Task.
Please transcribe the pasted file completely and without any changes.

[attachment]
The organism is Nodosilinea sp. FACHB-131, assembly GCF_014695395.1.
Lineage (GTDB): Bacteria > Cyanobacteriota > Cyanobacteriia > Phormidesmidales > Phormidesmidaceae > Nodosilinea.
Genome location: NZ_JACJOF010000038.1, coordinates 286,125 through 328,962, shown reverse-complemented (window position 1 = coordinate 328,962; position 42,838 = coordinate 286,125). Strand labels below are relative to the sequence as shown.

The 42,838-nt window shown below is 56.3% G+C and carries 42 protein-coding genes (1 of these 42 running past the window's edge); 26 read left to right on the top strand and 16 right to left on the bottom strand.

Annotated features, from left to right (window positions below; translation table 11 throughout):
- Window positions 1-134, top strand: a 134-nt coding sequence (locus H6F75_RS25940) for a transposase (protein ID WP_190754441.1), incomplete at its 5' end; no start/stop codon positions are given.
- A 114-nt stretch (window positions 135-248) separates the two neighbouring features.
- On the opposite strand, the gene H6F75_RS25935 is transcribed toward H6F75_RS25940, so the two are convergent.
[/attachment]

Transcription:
The organism is Nodosilinea sp. FACHB-131, assembly GCF_014695395.1.
Lineage (GTDB): Bacteria > Cyanobacteriota > Cyanobacteriia > Phormidesmidales > Phormidesmidaceae > Nodosilinea.
Genome location: NZ_JACJOF010000038.1, coordinates 286,125 through 328,962, shown reverse-complemented (window position 1 = coordinate 328,962; position 42,838 = coordinate 286,125). Strand labels below are relative to the sequence as shown.

The 42,838-nt window shown below is 56.3% G+C and carries 42 protein-coding genes (1 of these 42 running past the window's edge); 26 read left to right on the top strand and 16 right to left on the bottom strand.

Annotated features, from left to right (window positions below; translation table 11 throughout):
- Window positions 1-134, top strand: a 134-nt coding sequence (locus H6F75_RS25940) for a transposase (protein ID WP_190754441.1), incomplete at its 5' end; no start/stop codon positions are given.
- A 114-nt stretch (window positions 135-248) separates the two neighbouring features.
- On the opposite strand, the gene H6F75_RS25935 is transcribed toward H6F75_RS25940, so the two are convergent.